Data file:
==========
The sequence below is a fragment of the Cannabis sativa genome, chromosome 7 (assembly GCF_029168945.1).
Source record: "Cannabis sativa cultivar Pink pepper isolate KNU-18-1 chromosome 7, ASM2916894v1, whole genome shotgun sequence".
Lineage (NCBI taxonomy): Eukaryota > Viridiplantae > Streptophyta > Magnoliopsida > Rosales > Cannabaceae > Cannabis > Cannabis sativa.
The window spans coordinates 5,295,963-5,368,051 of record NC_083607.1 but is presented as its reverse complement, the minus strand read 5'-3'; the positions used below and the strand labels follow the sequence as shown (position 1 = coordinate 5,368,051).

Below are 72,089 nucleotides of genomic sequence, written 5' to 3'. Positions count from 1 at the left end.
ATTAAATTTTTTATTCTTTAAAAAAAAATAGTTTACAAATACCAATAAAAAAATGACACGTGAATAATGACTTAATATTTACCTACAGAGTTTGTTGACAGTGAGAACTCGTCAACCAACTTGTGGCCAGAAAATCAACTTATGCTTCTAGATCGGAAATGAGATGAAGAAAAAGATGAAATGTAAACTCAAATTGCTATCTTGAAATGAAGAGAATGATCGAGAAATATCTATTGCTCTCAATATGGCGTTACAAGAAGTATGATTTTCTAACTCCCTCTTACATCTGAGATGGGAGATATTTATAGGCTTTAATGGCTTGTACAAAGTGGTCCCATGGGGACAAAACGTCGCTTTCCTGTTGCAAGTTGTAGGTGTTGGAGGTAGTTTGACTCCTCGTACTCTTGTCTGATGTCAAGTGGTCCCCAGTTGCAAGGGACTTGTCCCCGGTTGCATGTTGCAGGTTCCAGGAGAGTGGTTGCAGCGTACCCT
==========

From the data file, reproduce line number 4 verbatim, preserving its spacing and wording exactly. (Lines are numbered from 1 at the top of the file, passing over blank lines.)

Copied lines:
The window spans coordinates 5,295,963-5,368,051 of record NC_083607.1 but is presented as its reverse complement, the minus strand read 5'-3'; the positions used below and the strand labels follow the sequence as shown (position 1 = coordinate 5,368,051).